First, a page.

Perseverance Reveals the Speed of Sound on Mars

Perseverance Reveals the Speed of Sound on Mars

For the first time, the speed of sound on Mars has been measured, and it differs significantly from that on Earth. The Perseverance Mars rover is equipped with microphones and lasers, which have been used to detect the speed of sound in its surroundings. Of course, some may assume that this is all a ruse to allow science fiction fanatics in charge of the rover to fire lasers on another planet and make the closest thing to pew sounds. For the last 50 years, cameras aboard spacecraft have allowed us to glimpse other planets, sometimes at wavelengths of light that are beyond the human eye’s ability to see. Perseverance, on the other hand, is the first to include microphones, giving us a new way to explore another universe.

Apart from Titan, Mars is the only location our probes have gone where a microphone would be useful because no one can hear you scream or make any other noise in space. Perseverance also has lasers that it can use to vaporize adjacent rocks. Dr. Baptiste Chide of the Los Alamos National Laboratory discussed combining the two pieces of equipment to detect the delay as the sound from the laser hitting rocks was picked up by a microphone at the 53rd Lunar and Planetary Science Conference. The local speed of sound might then be calculated by dividing the distance traveled by the delay by the distance traveled by the delay.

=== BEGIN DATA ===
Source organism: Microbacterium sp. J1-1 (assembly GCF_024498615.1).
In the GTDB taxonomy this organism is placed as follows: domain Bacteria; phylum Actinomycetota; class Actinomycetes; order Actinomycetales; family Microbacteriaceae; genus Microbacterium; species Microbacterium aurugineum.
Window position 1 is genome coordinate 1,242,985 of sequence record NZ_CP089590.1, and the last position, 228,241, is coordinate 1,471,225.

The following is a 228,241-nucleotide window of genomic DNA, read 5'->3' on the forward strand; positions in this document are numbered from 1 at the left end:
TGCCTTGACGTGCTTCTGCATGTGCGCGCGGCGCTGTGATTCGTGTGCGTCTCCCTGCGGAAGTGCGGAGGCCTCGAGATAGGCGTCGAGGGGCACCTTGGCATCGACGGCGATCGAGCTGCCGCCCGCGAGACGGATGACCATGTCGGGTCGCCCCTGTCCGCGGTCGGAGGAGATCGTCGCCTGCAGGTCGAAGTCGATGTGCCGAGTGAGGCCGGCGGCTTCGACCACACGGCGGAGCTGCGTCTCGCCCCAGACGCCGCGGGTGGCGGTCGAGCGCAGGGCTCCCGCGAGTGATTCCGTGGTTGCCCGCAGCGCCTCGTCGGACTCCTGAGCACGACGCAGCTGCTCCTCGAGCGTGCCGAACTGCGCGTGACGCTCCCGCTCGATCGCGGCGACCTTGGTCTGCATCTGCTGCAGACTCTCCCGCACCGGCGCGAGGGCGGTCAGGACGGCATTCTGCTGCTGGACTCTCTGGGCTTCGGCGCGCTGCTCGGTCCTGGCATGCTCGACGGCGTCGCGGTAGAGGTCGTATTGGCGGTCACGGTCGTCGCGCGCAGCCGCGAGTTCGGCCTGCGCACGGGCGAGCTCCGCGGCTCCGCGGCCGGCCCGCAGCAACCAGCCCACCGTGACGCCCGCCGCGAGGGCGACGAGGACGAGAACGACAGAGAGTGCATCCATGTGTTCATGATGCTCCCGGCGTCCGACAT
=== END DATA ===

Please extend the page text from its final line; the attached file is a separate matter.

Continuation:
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Perseverance Reveals the Speed of Sound on Mars

Although the speed of sound in Earth’s atmosphere is commonly said to be 343 m/s, this is only true under certain circumstances. Because the speed of sound in air varies with temperature and the stiffness of the conducting material, there is no one sound speed on Mars or Earth. Nonetheless, the research demonstrates the pace of Jezero Crater under a number of circumstances. That speed was usually approximately 240 m/s (540 mph).

The findings were obtained by firing 30 laser bursts at target sites during a 10-second period, with 5-10 of those bursts aimed at areas a few millimeters apart. The shock wave formed by the plasma emitted by the lasers hitting the Martian rocks produced a high-frequency sound. The daylight Martian temperature decreases by an incredible 40 degrees Kelvin (72 degrees F) between ground level and 2 meters (6.6 feet) above the surface, according to a property of the Martian atmosphere mentioned in the conference presentation. 

That results in a 10% change in sound speed, providing some incredible audio phenomena if anybody could hear them, as well as a reversal of how sound may be focused while traveling over water. Because the microphone is at 2.1 meters and the rocks are, by definition, at ground level, the sound captured was an average of the heights in between, rather than a single altitude.

The writers also mention “The Mars idiosyncrasy,” which refers to the fact that carbon dioxide at low pressure has certain peculiar acoustic properties. CO2 molecules can’t relax their vibrational modes once a peak has passed at 240 Hz (just below a piano’s middle C), hence sounds above this frequency move 10 m/s quicker than those below it. 

According to the conference report, “it may create a distinct listening experience on Mars with an early entrance of high-pitched sounds relative to bass.” This would only be observable on Mars, the sole planet in the Solar System. More study will be done to discover how speed varies throughout the course of a Martian year, as well as during one of the planet’s legendary dust storms.